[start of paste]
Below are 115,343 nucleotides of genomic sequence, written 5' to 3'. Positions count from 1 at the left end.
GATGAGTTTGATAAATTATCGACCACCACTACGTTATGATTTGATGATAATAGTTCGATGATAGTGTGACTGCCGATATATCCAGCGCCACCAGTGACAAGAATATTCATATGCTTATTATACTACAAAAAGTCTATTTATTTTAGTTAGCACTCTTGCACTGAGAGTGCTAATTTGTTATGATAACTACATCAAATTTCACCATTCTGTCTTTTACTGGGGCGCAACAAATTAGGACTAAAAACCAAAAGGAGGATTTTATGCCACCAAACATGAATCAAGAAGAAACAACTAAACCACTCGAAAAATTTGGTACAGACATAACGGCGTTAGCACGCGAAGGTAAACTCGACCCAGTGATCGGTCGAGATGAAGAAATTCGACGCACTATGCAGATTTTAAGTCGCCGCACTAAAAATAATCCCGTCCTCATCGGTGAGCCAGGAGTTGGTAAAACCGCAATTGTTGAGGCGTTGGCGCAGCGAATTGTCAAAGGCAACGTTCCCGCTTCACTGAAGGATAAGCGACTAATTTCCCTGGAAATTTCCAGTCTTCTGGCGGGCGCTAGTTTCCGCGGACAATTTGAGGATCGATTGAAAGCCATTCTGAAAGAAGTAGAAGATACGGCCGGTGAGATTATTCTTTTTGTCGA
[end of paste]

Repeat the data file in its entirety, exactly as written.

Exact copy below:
Below are 115,343 nucleotides of genomic sequence, written 5' to 3'. Positions count from 1 at the left end.
GATGAGTTTGATAAATTATCGACCACCACTACGTTATGATTTGATGATAATAGTTCGATGATAGTGTGACTGCCGATATATCCAGCGCCACCAGTGACAAGAATATTCATATGCTTATTATACTACAAAAAGTCTATTTATTTTAGTTAGCACTCTTGCACTGAGAGTGCTAATTTGTTATGATAACTACATCAAATTTCACCATTCTGTCTTTTACTGGGGCGCAACAAATTAGGACTAAAAACCAAAAGGAGGATTTTATGCCACCAAACATGAATCAAGAAGAAACAACTAAACCACTCGAAAAATTTGGTACAGACATAACGGCGTTAGCACGCGAAGGTAAACTCGACCCAGTGATCGGTCGAGATGAAGAAATTCGACGCACTATGCAGATTTTAAGTCGCCGCACTAAAAATAATCCCGTCCTCATCGGTGAGCCAGGAGTTGGTAAAACCGCAATTGTTGAGGCGTTGGCGCAGCGAATTGTCAAAGGCAACGTTCCCGCTTCACTGAAGGATAAGCGACTAATTTCCCTGGAAATTTCCAGTCTTCTGGCGGGCGCTAGTTTCCGCGGACAATTTGAGGATCGATTGAAAGCCATTCTGAAAGAAGTAGAAGATACGGCCGGTGAGATTATTCTTTTTGTCGA